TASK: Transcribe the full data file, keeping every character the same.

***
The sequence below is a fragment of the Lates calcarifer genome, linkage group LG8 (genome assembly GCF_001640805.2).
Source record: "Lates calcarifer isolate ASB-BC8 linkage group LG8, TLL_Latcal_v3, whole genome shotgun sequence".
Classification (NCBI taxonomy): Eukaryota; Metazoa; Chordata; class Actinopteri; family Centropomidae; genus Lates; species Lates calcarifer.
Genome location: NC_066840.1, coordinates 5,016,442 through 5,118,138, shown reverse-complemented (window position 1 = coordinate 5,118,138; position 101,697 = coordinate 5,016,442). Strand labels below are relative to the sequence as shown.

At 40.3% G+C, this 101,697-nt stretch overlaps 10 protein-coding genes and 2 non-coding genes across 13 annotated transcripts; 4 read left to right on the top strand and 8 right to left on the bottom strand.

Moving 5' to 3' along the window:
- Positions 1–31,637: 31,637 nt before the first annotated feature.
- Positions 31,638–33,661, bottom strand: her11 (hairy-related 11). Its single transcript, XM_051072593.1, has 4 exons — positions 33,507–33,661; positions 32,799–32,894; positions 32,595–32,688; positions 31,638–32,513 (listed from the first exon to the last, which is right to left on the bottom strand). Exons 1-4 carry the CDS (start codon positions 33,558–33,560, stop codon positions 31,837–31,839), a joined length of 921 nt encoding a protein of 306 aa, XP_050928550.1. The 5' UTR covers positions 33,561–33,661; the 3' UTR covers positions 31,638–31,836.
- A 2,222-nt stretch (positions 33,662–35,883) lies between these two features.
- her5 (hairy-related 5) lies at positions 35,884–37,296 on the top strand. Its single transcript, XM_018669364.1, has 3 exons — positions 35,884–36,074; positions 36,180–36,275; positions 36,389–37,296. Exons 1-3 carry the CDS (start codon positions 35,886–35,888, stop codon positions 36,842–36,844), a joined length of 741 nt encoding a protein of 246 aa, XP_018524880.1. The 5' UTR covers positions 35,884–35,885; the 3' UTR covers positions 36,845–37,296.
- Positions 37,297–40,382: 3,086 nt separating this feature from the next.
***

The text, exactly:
The sequence below is a fragment of the Lates calcarifer genome, linkage group LG8 (genome assembly GCF_001640805.2).
Source record: "Lates calcarifer isolate ASB-BC8 linkage group LG8, TLL_Latcal_v3, whole genome shotgun sequence".
Classification (NCBI taxonomy): Eukaryota; Metazoa; Chordata; class Actinopteri; family Centropomidae; genus Lates; species Lates calcarifer.
Genome location: NC_066840.1, coordinates 5,016,442 through 5,118,138, shown reverse-complemented (window position 1 = coordinate 5,118,138; position 101,697 = coordinate 5,016,442). Strand labels below are relative to the sequence as shown.

At 40.3% G+C, this 101,697-nt stretch overlaps 10 protein-coding genes and 2 non-coding genes across 13 annotated transcripts; 4 read left to right on the top strand and 8 right to left on the bottom strand.

Moving 5' to 3' along the window:
- Positions 1–31,637: 31,637 nt before the first annotated feature.
- Positions 31,638–33,661, bottom strand: her11 (hairy-related 11). Its single transcript, XM_051072593.1, has 4 exons — positions 33,507–33,661; positions 32,799–32,894; positions 32,595–32,688; positions 31,638–32,513 (listed from the first exon to the last, which is right to left on the bottom strand). Exons 1-4 carry the CDS (start codon positions 33,558–33,560, stop codon positions 31,837–31,839), a joined length of 921 nt encoding a protein of 306 aa, XP_050928550.1. The 5' UTR covers positions 33,561–33,661; the 3' UTR covers positions 31,638–31,836.
- A 2,222-nt stretch (positions 33,662–35,883) lies between these two features.
- her5 (hairy-related 5) lies at positions 35,884–37,296 on the top strand. Its single transcript, XM_018669364.1, has 3 exons — positions 35,884–36,074; positions 36,180–36,275; positions 36,389–37,296. Exons 1-3 carry the CDS (start codon positions 35,886–35,888, stop codon positions 36,842–36,844), a joined length of 741 nt encoding a protein of 246 aa, XP_018524880.1. The 5' UTR covers positions 35,884–35,885; the 3' UTR covers positions 36,845–37,296.
- Positions 37,297–40,382: 3,086 nt separating this feature from the next.